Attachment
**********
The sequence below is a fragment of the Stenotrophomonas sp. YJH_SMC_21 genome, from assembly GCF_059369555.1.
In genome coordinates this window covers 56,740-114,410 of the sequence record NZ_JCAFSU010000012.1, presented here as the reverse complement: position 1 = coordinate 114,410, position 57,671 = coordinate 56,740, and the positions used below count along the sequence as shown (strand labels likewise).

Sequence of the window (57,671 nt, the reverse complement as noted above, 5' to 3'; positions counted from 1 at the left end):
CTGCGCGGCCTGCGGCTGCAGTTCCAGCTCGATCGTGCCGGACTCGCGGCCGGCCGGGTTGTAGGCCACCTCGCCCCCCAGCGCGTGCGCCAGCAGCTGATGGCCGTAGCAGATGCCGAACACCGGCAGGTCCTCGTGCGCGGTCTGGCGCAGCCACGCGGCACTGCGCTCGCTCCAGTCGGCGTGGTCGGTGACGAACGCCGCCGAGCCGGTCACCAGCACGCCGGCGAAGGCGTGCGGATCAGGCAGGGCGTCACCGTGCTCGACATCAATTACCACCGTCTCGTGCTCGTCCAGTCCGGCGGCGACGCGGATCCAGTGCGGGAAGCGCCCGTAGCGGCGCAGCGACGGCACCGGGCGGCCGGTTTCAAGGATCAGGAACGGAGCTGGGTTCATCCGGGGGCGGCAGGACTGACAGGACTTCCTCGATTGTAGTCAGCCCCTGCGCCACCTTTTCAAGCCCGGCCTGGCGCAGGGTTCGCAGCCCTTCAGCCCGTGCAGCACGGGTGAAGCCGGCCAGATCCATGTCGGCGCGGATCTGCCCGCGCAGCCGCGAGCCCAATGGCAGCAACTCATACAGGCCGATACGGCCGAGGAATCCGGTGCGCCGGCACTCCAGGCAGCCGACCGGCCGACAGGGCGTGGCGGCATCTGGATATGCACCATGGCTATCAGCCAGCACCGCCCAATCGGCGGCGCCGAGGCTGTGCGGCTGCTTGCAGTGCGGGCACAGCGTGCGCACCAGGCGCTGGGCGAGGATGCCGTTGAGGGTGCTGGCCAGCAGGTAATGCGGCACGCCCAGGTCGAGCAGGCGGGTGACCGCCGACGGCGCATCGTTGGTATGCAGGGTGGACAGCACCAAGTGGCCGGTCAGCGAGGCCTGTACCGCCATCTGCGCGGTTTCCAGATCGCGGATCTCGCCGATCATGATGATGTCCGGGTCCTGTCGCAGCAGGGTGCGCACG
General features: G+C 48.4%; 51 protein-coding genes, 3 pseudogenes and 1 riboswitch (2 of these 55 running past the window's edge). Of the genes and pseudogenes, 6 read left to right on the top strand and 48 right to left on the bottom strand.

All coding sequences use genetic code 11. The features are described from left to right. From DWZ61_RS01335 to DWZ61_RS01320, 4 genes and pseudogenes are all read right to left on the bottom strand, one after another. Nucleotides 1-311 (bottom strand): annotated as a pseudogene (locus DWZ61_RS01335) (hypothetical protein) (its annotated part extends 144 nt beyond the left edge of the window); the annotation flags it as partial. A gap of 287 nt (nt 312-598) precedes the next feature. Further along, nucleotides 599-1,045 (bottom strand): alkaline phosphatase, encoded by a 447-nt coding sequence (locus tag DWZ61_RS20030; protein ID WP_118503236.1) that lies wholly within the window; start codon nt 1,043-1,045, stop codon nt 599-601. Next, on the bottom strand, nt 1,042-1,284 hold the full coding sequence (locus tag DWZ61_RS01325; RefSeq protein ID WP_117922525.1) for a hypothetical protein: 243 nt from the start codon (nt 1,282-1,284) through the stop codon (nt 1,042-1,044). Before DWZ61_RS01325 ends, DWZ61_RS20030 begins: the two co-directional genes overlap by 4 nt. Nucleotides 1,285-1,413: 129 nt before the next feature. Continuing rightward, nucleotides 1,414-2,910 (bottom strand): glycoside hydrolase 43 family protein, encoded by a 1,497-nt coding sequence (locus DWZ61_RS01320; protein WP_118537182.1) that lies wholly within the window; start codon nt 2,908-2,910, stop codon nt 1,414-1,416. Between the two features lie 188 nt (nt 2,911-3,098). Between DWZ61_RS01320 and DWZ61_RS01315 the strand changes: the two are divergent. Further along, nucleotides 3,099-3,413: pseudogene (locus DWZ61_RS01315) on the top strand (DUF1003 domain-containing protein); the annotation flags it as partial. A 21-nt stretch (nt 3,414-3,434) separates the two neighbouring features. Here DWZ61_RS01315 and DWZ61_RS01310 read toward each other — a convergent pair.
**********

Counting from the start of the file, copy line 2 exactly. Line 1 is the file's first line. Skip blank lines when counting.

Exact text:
In genome coordinates this window covers 56,740-114,410 of the sequence record NZ_JCAFSU010000012.1, presented here as the reverse complement: position 1 = coordinate 114,410, position 57,671 = coordinate 56,740, and the positions used below count along the sequence as shown (strand labels likewise).